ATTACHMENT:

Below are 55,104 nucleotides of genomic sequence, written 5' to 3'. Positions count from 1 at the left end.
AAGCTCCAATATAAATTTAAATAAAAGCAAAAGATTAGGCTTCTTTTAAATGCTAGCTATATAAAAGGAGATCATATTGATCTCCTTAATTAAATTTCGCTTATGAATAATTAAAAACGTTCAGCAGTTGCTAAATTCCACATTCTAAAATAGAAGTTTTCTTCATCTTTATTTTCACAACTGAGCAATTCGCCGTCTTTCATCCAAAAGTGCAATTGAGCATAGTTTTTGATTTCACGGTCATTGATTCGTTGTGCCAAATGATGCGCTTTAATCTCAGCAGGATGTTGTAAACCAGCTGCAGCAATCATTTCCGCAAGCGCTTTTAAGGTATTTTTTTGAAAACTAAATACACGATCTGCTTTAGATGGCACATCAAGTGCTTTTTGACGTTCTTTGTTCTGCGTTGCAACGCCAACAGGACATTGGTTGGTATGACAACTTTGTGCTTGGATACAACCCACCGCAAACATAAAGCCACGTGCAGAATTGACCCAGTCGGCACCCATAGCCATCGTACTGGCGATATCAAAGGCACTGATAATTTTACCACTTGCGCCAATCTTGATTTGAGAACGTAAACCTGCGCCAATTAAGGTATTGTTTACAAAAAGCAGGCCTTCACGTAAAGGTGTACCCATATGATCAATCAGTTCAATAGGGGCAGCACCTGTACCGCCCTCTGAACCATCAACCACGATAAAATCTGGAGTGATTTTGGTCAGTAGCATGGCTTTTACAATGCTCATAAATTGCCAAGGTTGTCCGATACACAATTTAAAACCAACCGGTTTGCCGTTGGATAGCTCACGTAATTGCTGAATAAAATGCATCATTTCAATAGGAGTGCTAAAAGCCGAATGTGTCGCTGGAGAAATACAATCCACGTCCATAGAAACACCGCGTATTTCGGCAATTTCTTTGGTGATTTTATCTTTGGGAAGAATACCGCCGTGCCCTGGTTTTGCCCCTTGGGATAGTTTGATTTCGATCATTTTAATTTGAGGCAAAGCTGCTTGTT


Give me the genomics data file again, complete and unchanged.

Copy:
Below are 55,104 nucleotides of genomic sequence, written 5' to 3'. Positions count from 1 at the left end.
AAGCTCCAATATAAATTTAAATAAAAGCAAAAGATTAGGCTTCTTTTAAATGCTAGCTATATAAAAGGAGATCATATTGATCTCCTTAATTAAATTTCGCTTATGAATAATTAAAAACGTTCAGCAGTTGCTAAATTCCACATTCTAAAATAGAAGTTTTCTTCATCTTTATTTTCACAACTGAGCAATTCGCCGTCTTTCATCCAAAAGTGCAATTGAGCATAGTTTTTGATTTCACGGTCATTGATTCGTTGTGCCAAATGATGCGCTTTAATCTCAGCAGGATGTTGTAAACCAGCTGCAGCAATCATTTCCGCAAGCGCTTTTAAGGTATTTTTTTGAAAACTAAATACACGATCTGCTTTAGATGGCACATCAAGTGCTTTTTGACGTTCTTTGTTCTGCGTTGCAACGCCAACAGGACATTGGTTGGTATGACAACTTTGTGCTTGGATACAACCCACCGCAAACATAAAGCCACGTGCAGAATTGACCCAGTCGGCACCCATAGCCATCGTACTGGCGATATCAAAGGCACTGATAATTTTACCACTTGCGCCAATCTTGATTTGAGAACGTAAACCTGCGCCAATTAAGGTATTGTTTACAAAAAGCAGGCCTTCACGTAAAGGTGTACCCATATGATCAATCAGTTCAATAGGGGCAGCACCTGTACCGCCCTCTGAACCATCAACCACGATAAAATCTGGAGTGATTTTGGTCAGTAGCATGGCTTTTACAATGCTCATAAATTGCCAAGGTTGTCCGATACACAATTTAAAACCAACCGGTTTGCCGTTGGATAGCTCACGTAATTGCTGAATAAAATGCATCATTTCAATAGGAGTGCTAAAAGCCGAATGTGTCGCTGGAGAAATACAATCCACGTCCATAGAAACACCGCGTATTTCGGCAATTTCTTTGGTGATTTTATCTTTGGGAAGAATACCGCCGTGCCCTGGTTTTGCCCCTTGGGATAGTTTGATTTCGATCATTTTAATTTGAGGCAAAGCTGCTTGTT